“Radio Deluxe” Comes to the Tanglewood Jazz Festival
Jessica Molaskey and John Pizzarelli play Tanglewood September 5
The New York Times cabaret critic Stephen Holden has flipped his lid for John Pizzarelli and Jessica Molaskey, who host Radio Deluxe, which will tape at Ozawa Hall on Saturday, September 5 as part of the Tanglewood Jazz Festival. “The wittiest, most musically savvy husband-and-wife team in pop-jazz, they transformed the club into a silk-covered magic carpet that floated up and away to screwball heaven,” he wrote when they opened at New York’s legendary Cafe Carlyle last fall. When he saw the couple again this spring at Birdland, he was even more enthralled by them. “I could exhaust my list of superlatives describing how Ms. Molaskey and Mr. Pizzarelli’s musical and comedic repartee sustains an easygoing sophistication that is unmatched in my nightclub experience,” he wrote.
The husband-and-wife team have developed a loyal following in our region, where Radio Deluxe, which brings the American songbook into the 21st century, can be heard on WAMC on Tuesday nights from 8 -10 p.m. (and on Saturdays from 2 - 4 p.m. unless it gets pre-empted by the Metropolitan Opera broadcast.) Rural Intelligence caught up with the peripatetic Pizzarelli, who said he’s jazzed to be coming to Tanglewood.
What’s special about performing at Tanglewood?
It’s an absolutely great setting. You have that beautiful concert hall and then you look out and see all that white wine and pesto. I never get to be part of any of that. I am always the guy playing, and I look out and think, That would be fun. It’s such a sweet setting. It’s sweet to watch all those people eat, but that’s never us.
Why have I only just discovered your program?
We have only been doing the show for four years, and it sneaks in and out of markets to be honest with you. People are discovering us and we are discovering them—it’s a mutual discovery system that we’ve been on.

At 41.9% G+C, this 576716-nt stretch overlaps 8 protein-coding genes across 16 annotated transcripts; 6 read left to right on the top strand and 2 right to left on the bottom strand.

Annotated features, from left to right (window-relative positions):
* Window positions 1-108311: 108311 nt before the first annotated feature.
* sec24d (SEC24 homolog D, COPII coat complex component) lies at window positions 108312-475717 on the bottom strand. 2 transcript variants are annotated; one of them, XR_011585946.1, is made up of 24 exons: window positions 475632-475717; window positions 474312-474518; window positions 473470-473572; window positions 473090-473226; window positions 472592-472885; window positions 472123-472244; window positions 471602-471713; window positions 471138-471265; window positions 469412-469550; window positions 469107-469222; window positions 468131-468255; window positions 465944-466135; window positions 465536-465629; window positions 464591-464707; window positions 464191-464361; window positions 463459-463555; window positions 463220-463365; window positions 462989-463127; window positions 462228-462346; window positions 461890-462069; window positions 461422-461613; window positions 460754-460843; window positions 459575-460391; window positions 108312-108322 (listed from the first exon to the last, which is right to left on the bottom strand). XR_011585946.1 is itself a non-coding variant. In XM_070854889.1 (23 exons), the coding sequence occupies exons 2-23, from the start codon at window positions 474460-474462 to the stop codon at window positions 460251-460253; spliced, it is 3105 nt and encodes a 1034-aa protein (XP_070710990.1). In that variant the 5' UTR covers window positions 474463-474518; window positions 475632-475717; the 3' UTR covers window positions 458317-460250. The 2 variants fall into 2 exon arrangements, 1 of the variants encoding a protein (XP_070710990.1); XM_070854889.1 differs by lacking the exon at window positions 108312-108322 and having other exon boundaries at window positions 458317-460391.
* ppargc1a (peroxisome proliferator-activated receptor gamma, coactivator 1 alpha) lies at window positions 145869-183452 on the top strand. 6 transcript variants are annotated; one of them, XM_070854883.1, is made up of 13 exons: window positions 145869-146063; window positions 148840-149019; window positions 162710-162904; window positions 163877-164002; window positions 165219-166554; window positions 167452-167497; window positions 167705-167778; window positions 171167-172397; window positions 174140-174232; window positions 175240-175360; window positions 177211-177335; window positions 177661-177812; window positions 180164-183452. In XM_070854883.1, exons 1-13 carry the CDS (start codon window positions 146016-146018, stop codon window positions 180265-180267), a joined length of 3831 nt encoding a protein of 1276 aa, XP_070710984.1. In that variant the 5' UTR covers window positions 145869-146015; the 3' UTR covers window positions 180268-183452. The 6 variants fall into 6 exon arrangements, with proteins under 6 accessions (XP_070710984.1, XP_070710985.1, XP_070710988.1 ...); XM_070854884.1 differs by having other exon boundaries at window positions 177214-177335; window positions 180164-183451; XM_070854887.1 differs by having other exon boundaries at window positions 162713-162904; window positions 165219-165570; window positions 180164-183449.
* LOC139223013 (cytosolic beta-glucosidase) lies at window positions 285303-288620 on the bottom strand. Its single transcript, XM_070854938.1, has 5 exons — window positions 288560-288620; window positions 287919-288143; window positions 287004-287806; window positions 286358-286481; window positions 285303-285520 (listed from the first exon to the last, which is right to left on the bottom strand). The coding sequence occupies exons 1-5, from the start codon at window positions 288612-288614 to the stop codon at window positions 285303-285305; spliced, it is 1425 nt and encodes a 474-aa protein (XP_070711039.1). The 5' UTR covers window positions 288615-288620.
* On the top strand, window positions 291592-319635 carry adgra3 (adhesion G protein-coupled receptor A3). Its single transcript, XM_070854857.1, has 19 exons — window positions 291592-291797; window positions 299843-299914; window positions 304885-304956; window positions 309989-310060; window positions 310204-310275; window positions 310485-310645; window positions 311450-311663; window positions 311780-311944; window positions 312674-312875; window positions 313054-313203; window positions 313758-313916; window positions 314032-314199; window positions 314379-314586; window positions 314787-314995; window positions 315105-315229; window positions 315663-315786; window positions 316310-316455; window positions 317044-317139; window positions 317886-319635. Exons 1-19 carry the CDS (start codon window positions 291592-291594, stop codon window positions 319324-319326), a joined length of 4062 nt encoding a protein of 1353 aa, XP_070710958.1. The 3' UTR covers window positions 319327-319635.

How did you and Jessica meet?
We met doing a show called Dream which was based on the lyrics of Johnny Mercer. I liked the way she sang. She liked the way I played the guitar. And the rest is history. We got married and never really performed together. She did Broadway and I did what I did. When Michael Feinstein opened his room [at New York’s Regency Hotel], they invited me and they asked for Bucky [John’s father] and Jessica too. I didn’t want us to work together—I wanted to stay married. Then they tossed all these other names of cabaret performers—Cybill Shepherd, Lucie Arnaz, Maureen McGovern—it was crazy and I said, Well, if Cybill Shepherd is backstage with me and my father, she’ll go running for the hills the third night. My father can be hilariously volatile. I said to Jessica, You have to do this because you understand the dynamic. We went out there and figured it out, and we became quite successful. So for radio, they basically tried to bottle what we did. People would say it should be a TV show, it should be a ham radio show—it is ham radio in a sense. We turned on the mikes and said, From high atop Lexington Avenue . . . and it just became what it is.
Why Lexington Avenue?
We used to live high atop Lexington Avenue and it became our moniker. I was a fan of old radio broadcasts when they used to say, “From high atop the Paramount Ballroom in Milwaukee, Wisconsin. . .” I always thought we should be high atop somewhere.